Have (5.00 / 1) (#5)
    by Ga6thDem on Wed Jun 09, 2010 at 08:09:11 AM EST
    you ever seen anything like this WH? It reminds me of Carter and this is sounding eerily like a repeat.

    I was too young then to be (none / 0) (#8)
    by Militarytracy on Wed Jun 09, 2010 at 08:23:55 AM EST
    on that wavelength.  I remember Carter well, he was such a huge focus in my house.  I have seen a lot of similarities between Obama and Carter.  I was too little though to understand how the whole administration worked so I'll have to take your word for it.

    Word (5.00 / 4) (#7)
    by kaleidescope on Wed Jun 09, 2010 at 08:13:47 AM EST
    We need to take AIPAC and the NRA as our models, support candidates who advance our cause(s) and work to defeat those that don't.

    We should never, ever, let our money, time or vote be taken for granted.

    Exactly (none / 0) (#10)
    by Militarytracy on Wed Jun 09, 2010 at 08:27:57 AM EST
    And everybody is always pointing out how powerful AIPAC is, but it is usually spoken of and viewed in a very sour light.  This is why AIPAC has such power though.  It isn't some Zionist conspiracy :)  It is only dedication to their cause and nothing else.

    Where ya been AFL/CIO? (5.00 / 3) (#9)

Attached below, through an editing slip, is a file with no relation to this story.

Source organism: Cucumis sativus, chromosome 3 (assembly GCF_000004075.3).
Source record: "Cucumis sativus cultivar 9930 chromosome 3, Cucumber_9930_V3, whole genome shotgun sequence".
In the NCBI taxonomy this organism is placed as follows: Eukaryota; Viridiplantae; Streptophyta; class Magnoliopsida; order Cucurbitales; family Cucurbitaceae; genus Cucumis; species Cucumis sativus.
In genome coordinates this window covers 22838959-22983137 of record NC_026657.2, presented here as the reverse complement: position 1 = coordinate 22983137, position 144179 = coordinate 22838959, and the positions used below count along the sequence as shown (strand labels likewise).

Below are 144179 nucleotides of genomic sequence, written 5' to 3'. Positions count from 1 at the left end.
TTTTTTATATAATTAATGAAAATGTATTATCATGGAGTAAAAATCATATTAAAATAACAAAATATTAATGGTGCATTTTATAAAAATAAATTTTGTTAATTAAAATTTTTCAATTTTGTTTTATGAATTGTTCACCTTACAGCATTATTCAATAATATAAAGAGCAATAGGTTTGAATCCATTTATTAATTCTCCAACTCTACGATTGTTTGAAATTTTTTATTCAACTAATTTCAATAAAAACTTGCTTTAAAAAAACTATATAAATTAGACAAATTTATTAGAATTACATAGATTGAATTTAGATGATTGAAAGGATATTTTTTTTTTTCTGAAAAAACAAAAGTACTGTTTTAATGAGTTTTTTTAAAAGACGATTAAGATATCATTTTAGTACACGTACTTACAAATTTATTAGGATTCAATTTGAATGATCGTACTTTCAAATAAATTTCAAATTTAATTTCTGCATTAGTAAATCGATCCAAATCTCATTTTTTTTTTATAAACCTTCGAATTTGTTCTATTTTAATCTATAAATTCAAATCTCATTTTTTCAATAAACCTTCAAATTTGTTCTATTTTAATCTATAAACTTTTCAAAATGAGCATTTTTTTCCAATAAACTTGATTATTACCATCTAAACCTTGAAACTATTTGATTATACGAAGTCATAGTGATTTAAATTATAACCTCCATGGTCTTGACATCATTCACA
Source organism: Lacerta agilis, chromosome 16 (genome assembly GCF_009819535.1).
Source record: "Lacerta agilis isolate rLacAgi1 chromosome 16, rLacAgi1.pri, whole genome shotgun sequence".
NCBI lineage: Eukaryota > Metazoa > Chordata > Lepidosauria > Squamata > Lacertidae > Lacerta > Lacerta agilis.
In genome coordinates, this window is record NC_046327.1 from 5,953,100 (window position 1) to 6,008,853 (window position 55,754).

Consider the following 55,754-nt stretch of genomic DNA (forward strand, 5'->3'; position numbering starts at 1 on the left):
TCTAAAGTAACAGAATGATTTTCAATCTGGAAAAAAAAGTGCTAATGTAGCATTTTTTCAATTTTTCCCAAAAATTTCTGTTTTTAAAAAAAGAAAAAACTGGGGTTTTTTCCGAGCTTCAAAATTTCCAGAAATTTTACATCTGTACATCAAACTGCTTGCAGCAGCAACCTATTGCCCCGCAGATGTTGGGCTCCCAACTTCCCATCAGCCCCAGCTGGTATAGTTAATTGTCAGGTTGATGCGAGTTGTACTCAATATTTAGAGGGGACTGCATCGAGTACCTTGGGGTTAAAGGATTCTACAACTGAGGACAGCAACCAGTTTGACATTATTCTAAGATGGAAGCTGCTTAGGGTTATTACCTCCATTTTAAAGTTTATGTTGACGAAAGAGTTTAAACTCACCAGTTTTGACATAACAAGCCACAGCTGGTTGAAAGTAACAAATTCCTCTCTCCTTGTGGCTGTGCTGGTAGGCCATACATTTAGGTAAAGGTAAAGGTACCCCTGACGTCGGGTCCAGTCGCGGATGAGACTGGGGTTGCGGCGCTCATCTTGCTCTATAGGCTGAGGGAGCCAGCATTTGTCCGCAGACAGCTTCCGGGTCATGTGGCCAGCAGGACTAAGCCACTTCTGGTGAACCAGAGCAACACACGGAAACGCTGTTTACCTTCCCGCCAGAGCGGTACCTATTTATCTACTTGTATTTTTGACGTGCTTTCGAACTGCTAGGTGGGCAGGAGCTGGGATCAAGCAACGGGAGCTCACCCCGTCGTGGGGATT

by kdog on Wed Jun 09, 2010 at 08:27:37 AM EST
    Just now noticing that labor has no party to support?  Seriously?

    They shoulda been doling out union dues on case by case candidate basis a long time ago...Team D hasn't been the party of labor in over 20 years.

    I agree with you. (5.00 / 1) (#76)
    by Dr Molly on Wed Jun 09, 2010 at 11:57:26 AM EST
    I would augment BTD's "Fight for policies, not for pols" with "Fight for policies, not for political parties".

    Rebirth time? (none / 0) (#11)
    by Militarytracy on Wed Jun 09, 2010 at 08:28:45 AM EST
    It takes some people longer. (none / 0) (#147)
    by mexboy on Wed Jun 09, 2010 at 04:20:45 PM EST
    Just read this blog.

    Yup (5.00 / 4) (#12)
    by DancingOpossum on Wed Jun 09, 2010 at 08:28:51 AM EST
    There's a reason the NRA is one of the most respected and feared lobbies. Money is only part of it. The real reason is that the NRA never guarantees a vote to either party--it's true they tend to vote Repug most of the time, but that's no guarantee and they have no difficulty pulling that vote to make a point. You don't have to admire their goals to respect their tactics.

    there is going to be a revolt at the grass roots level against both parties and it's going to come out of the middle class.

    From your lips to God's ears. I keep encountering Democrats who can list every one of Obama's many, many failings and then wind up their recitation with, "But I'm still going to vote for him because, you know, the other guys are sooooo much worse." It's the theme of most "progressive" blogs too.